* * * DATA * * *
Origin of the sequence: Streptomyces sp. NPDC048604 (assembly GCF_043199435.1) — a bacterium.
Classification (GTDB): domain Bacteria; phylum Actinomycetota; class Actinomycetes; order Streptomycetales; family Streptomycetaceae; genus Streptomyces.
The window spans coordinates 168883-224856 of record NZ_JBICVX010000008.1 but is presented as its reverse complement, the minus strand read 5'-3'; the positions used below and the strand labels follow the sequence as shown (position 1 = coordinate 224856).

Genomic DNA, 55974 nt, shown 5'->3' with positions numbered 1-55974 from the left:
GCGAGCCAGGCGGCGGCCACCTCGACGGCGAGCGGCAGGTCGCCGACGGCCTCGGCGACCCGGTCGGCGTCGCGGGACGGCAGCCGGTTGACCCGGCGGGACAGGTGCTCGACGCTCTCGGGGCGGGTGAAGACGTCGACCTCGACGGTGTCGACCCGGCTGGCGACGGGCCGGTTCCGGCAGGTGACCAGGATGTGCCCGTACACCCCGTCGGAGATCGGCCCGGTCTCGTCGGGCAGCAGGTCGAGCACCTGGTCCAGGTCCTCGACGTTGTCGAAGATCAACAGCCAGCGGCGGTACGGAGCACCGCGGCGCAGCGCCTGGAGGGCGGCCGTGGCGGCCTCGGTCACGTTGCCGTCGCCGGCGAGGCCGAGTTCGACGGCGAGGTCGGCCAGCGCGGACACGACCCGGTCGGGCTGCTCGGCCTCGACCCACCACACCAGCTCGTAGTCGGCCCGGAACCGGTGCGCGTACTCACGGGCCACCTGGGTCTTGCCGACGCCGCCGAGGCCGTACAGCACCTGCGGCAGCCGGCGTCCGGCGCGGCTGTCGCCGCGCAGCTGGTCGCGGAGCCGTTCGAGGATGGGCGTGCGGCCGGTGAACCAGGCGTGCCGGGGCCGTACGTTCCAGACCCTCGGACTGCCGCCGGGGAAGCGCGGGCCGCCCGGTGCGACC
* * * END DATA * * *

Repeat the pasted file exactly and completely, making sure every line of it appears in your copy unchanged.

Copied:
Origin of the sequence: Streptomyces sp. NPDC048604 (assembly GCF_043199435.1) — a bacterium.
Classification (GTDB): domain Bacteria; phylum Actinomycetota; class Actinomycetes; order Streptomycetales; family Streptomycetaceae; genus Streptomyces.
The window spans coordinates 168883-224856 of record NZ_JBICVX010000008.1 but is presented as its reverse complement, the minus strand read 5'-3'; the positions used below and the strand labels follow the sequence as shown (position 1 = coordinate 224856).

Genomic DNA, 55974 nt, shown 5'->3' with positions numbered 1-55974 from the left:
GCGAGCCAGGCGGCGGCCACCTCGACGGCGAGCGGCAGGTCGCCGACGGCCTCGGCGACCCGGTCGGCGTCGCGGGACGGCAGCCGGTTGACCCGGCGGGACAGGTGCTCGACGCTCTCGGGGCGGGTGAAGACGTCGACCTCGACGGTGTCGACCCGGCTGGCGACGGGCCGGTTCCGGCAGGTGACCAGGATGTGCCCGTACACCCCGTCGGAGATCGGCCCGGTCTCGTCGGGCAGCAGGTCGAGCACCTGGTCCAGGTCCTCGACGTTGTCGAAGATCAACAGCCAGCGGCGGTACGGAGCACCGCGGCGCAGCGCCTGGAGGGCGGCCGTGGCGGCCTCGGTCACGTTGCCGTCGCCGGCGAGGCCGAGTTCGACGGCGAGGTCGGCCAGCGCGGACACGACCCGGTCGGGCTGCTCGGCCTCGACCCACCACACCAGCTCGTAGTCGGCCCGGAACCGGTGCGCGTACTCACGGGCCACCTGGGTCTTGCCGACGCCGCCGAGGCCGTACAGCACCTGCGGCAGCCGGCGTCCGGCGCGGCTGTCGCCGCGCAGCTGGTCGCGGAGCCGTTCGAGGATGGGCGTGCGGCCGGTGAACCAGGCGTGCCGGGGCCGTACGTTCCAGACCCTCGGACTGCCGCCGGGGAAGCGCGGGCCGCCCGGTGCGACC